New report highlights importance of good guidance
A new report from the CIOT’s Low Incomes Tax Reform Group (LITRG) considers how HMRC can improve the way it provides guidance to taxpayers.
The LITRG report ‘Good guidance: The importance of effective guidance for unrepresented taxpayers’ argues that good guidance is essential to the maintenance of an effective and well-functioning tax system, and makes recommendations on potential improvements.
While HMRC has made progress in recent years to improve the availability of guidance to taxpayers – a point stressed by the Office of Tax Simplification in a 2021 review – an overwhelming majority of those who have contacted LITRG for tax help since 2017 (78%) say they did so because they were unable to find answers to their queries on GOV.UK.
In the report, LITRG cites a number of recent examples of inaccurate, ambiguous or misleading guidance on GOV.UK (some of which have now been addressed), to show how bad guidance can lead to confusion for both taxpayers and advisers. They include:
- an inaccurate starting threshold for Class 2 (self-employed) National Insurance remaining on GOV.UK for nine months after the threshold was increased in March 2022;
- taxpayers being advised that you ‘do not pay tax on your savings interest if you’re on a low income’, a catch-all statement that fails to recognise the possibility that those on incomes under £20,000 per year may have savings capable of generating taxable interest; and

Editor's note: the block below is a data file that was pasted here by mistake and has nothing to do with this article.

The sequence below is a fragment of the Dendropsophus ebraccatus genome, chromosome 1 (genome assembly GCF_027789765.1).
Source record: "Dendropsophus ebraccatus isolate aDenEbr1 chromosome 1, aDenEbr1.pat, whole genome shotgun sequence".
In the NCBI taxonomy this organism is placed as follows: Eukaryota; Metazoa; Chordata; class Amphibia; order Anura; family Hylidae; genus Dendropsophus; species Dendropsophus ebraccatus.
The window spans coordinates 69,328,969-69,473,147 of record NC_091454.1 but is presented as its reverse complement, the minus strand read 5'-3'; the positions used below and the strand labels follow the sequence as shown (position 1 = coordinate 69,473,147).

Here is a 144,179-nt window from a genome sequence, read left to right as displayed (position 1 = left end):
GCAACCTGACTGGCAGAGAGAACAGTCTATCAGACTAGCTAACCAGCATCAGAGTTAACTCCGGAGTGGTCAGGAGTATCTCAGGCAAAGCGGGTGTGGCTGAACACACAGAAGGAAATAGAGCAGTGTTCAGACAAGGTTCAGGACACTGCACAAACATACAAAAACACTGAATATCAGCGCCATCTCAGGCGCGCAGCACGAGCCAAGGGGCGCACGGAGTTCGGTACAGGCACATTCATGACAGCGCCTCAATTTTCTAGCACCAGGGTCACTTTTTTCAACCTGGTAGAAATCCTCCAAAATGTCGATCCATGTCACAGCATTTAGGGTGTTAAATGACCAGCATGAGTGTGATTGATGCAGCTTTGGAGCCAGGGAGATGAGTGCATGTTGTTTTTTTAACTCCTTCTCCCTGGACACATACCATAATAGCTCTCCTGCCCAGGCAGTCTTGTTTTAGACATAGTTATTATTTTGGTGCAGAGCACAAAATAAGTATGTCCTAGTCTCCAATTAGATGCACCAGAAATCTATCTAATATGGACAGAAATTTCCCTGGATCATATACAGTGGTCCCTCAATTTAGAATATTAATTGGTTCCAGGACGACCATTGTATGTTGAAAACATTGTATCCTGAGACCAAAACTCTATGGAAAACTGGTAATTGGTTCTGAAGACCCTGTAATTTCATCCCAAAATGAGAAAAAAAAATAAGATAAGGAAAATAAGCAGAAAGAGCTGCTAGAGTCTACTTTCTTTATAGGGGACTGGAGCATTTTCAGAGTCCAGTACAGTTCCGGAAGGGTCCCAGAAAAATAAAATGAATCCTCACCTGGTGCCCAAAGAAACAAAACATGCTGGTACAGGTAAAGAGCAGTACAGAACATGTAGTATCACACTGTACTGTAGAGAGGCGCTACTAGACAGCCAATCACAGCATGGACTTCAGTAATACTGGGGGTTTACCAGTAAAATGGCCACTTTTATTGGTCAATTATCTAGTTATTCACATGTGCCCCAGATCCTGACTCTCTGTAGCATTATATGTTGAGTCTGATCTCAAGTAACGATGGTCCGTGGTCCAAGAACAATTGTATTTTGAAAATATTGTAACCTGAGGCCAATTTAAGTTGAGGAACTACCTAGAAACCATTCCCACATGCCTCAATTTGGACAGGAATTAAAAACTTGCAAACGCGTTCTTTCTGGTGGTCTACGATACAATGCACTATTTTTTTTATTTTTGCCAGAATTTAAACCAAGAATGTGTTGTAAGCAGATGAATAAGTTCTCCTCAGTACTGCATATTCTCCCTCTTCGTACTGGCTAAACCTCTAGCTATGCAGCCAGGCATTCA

- guidance on reporting thresholds for property income using the word ‘income’ to mean both gross and net income simultaneously.
The LITRG report sets out 40 recommendations for improving the way that guidance is developed and communicated to taxpayers. These are aimed at ensuring good guidance can be:
- clear, accessible, comprehensive and technically accurate;
- user-tested, with examples to help taxpayers understand their obligations; and
- updated regularly to provide the most up-to-date position.
Victoria Todd, head of LITRG, said the need for good guidance was especially important for unrepresented taxpayers: ‘Those taxpayers who cannot afford to pay a professional tax adviser to help them through the tax system rely on such guidance, so when it does not exist or falls short, it means that the tax system cannot function effectively. When this happens, we see non-compliance, confusion, frustration and the erosion of trust.’
Judith Freedman, Oxford Emeritus Professor of Tax Law, who wrote one of the forewords to the paper, said the report offered ‘40 valuable and practical recommendations for improving clarity, accessibility and reliability’. She added that ‘the scope and management of guidance and the degree to which it binds HMRC should be a significant element’ of HMRC’s ongoing Tax Administration Framework Review.